Book distribution boost in Middle East while European market recovers

Thu 7 Mar 2024
Posted by: Benjamin Roche

The UK is the world’s fourth largest exporter of books, and to mark World Book Day, that trade comes under the spotlight in today’s Daily Update.

We spoke to Billy Howorth of Gazelle Book Services, a UK book distributor, to learn more about trade in the sector.

European shift

“What makes book distribution unique,” Howorth says, “is that there’s such a wide variety of books out there that you never know what’s around the corner – what’s going to take off overnight.”

Working with publishers from across the world, Gazelle imports books to the UK – around 80% of its work – while also exporting to the EU and, increasingly, the Middle East. Nowadays, Howorth explains, much of that business is driven by TV publicity and TikTok.

Working with firms in Europe is more difficult than in the past, he said, although recent challenges show signs of easing.

“It has gotten easier, but unfortunately because of the amount of paperwork and the added costs in regards to transportation, shipping and postage, some of our traditional customers no longer buy from us.

“We’re always trying to look at different avenues and something we’ve seen grow is the use of freight forwarders – people ordering from lots of different companies, getting everything on one pallet and sending it across.”

Despite the increased barriers to trading since the UK left the EU and its Single Market, there are signs that trade in the sector is beginning to recover, Howorth suggested:

“It’s [still] a lot more difficult to trade in Europe than it used to be. The number of people we deal with has reduced, but it’s now growing again. I think people are now used to the expectations of the paperwork in regards to cost –that’s kind of settled down. But it isn’t an easy market to deal with.”

‘Scope for growth’

On the Middle East, he said there was increasing demand for English-language books and that freight forwarders were also important for exporting to the region. He also emphasised the power of strong relationships with buyers in this “very price-sensitive market”.

New challenges for trade in the sector include the ongoing Red Sea disruption, he said, following on from previous crises such as the Covid pandemic, but “there’s a keenness for working with the UK”, and there’s still “scope for growth” in the sector.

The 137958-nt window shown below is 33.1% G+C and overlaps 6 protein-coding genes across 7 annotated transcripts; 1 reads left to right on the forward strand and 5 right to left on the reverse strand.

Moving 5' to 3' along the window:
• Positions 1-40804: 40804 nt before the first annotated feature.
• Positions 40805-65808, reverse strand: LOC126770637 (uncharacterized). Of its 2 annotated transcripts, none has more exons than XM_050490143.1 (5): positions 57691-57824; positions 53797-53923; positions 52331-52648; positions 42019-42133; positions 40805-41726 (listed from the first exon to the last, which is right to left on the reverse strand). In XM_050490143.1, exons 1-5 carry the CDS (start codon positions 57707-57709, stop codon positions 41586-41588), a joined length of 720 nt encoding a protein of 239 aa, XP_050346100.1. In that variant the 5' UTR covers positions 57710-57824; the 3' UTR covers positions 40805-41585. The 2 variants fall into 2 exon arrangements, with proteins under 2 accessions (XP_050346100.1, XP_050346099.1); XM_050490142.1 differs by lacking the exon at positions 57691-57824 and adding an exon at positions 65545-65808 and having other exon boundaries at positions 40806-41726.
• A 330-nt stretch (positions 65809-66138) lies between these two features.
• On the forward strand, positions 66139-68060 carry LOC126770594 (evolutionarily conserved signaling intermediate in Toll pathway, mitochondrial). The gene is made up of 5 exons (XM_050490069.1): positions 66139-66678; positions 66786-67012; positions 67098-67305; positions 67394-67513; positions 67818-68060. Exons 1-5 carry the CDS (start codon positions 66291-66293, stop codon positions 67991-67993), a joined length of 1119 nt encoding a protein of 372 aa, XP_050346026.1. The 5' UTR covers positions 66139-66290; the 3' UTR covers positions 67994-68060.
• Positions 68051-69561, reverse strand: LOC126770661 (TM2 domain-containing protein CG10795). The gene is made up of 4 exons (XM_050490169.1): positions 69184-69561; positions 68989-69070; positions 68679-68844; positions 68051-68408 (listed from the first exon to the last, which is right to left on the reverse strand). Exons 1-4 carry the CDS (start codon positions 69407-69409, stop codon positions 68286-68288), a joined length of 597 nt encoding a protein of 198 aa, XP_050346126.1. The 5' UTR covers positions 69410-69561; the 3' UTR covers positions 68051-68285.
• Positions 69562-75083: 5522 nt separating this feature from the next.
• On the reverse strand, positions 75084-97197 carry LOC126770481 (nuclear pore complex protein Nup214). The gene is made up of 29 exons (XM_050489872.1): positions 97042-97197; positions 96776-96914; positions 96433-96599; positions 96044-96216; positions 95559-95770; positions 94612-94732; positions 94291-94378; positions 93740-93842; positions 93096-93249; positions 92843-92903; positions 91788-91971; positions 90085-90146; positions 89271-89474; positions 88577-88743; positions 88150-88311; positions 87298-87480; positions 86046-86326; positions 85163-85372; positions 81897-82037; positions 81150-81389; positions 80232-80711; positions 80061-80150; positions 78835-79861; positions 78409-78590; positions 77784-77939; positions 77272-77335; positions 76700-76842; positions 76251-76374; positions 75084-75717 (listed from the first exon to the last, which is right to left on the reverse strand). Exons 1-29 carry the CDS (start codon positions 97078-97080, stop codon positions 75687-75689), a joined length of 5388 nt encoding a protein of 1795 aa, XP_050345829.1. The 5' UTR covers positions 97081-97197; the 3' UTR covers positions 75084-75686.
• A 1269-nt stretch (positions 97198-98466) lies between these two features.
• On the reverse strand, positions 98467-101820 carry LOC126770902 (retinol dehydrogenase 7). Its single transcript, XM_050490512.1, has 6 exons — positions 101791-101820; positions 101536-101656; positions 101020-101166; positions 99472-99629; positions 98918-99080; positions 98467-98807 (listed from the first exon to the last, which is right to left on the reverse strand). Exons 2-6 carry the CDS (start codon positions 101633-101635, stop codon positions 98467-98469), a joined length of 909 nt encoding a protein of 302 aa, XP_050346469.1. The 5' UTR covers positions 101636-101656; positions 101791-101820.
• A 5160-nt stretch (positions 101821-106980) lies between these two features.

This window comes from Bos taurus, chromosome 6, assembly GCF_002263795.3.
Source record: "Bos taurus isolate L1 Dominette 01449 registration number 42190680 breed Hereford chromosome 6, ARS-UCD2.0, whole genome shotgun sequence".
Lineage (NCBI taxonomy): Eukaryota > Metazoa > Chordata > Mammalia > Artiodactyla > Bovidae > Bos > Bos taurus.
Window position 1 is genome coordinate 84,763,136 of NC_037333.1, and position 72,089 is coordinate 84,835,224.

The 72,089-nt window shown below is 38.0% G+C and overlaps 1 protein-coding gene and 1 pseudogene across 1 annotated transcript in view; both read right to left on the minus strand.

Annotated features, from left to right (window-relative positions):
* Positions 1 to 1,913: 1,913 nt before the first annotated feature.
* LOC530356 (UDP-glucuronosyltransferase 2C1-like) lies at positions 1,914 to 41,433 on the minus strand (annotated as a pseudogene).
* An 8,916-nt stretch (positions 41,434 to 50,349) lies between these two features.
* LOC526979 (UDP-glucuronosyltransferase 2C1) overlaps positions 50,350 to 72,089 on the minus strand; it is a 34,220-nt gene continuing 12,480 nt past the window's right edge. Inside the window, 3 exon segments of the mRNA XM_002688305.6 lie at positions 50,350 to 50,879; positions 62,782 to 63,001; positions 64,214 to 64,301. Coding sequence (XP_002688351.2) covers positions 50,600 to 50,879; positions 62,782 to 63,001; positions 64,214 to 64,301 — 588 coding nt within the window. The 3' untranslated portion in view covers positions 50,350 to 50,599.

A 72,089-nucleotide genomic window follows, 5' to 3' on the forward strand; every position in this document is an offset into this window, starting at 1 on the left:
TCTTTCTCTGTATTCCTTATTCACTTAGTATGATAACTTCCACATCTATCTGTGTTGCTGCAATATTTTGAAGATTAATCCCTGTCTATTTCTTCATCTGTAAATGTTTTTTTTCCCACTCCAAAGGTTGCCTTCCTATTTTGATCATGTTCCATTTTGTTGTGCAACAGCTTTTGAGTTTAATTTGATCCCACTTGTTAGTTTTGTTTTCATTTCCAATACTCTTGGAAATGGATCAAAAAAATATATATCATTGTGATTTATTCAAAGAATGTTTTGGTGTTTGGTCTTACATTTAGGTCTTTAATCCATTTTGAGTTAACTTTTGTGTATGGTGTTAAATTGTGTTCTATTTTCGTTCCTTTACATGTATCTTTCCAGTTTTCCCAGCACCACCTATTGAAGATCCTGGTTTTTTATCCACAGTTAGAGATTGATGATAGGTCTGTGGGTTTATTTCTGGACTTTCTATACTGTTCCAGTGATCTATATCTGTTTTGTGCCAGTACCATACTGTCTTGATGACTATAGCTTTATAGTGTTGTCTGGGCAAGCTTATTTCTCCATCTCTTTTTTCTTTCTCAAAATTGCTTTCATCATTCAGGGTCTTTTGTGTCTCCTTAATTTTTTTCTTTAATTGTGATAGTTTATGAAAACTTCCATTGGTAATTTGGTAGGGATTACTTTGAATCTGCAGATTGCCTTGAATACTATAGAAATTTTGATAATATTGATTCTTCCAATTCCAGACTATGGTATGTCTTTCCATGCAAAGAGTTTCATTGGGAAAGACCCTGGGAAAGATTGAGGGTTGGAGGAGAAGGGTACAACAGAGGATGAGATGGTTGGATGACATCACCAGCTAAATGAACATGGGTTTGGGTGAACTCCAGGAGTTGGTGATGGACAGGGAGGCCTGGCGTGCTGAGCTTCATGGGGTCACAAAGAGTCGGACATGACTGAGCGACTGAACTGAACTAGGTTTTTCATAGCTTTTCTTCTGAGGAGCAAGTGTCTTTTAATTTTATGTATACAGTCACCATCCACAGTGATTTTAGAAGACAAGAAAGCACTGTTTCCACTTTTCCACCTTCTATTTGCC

“The cost of shipping across the world is one thing. People are printing more locally, We’re finding an increase in publishers in places like Australia looking, for instance, at printing in somewhere like Eastern Europe to ship to the UK. There’s also a renaissance in UK printing, with publishers sourcing locally to us.

“There’s a mindset of asking: ‘Is it a good idea to be shipping halfway across the world when there are all these environmental considerations?’”

Turning to what he’d like to see change in the industry, Howorth welcomed any government support for the sector and suggested changes to customs could also help:

“Anything that can be done to reduce the amount of paperwork and time involved in shipping outside of the UK really just benefits everyone in the long term.”

Lost in translation

Some may be less than thrilled by the prospect of more UK exports in European markets, however.

Last year, UK publishers were accused of limiting the sale of locally-published books in Europe’s markets by exporting English language editions, rather than leaving room for domestic translators to publish their own.

Many in publishing fear that exported English language editions will disincentivise publishers abroad from purchasing rights to translate and publish their own English language editions – with knock-on effects for authors in the anglophone world.

Speaking to The Bookseller last year, literary agent Madeleine Milburn expressed concerns about how the trend could impact the industry internationally. She said:

“Some international publishers are reporting that an English language edition can account for 65%-80% of sales in some genres, and with fixed pricing there’s no way to compete with a heavily discounted export edition, even when published simultaneously.

“If this continues, international publishers could acquire fewer books in the English language which will bear huge consequences for the international rights market and our authors’ global presence.

“There’s a huge discrepancy between how an author is remunerated for their export sales compared to their sales of international editions, so we must also find a solution to protect our authors’ income.”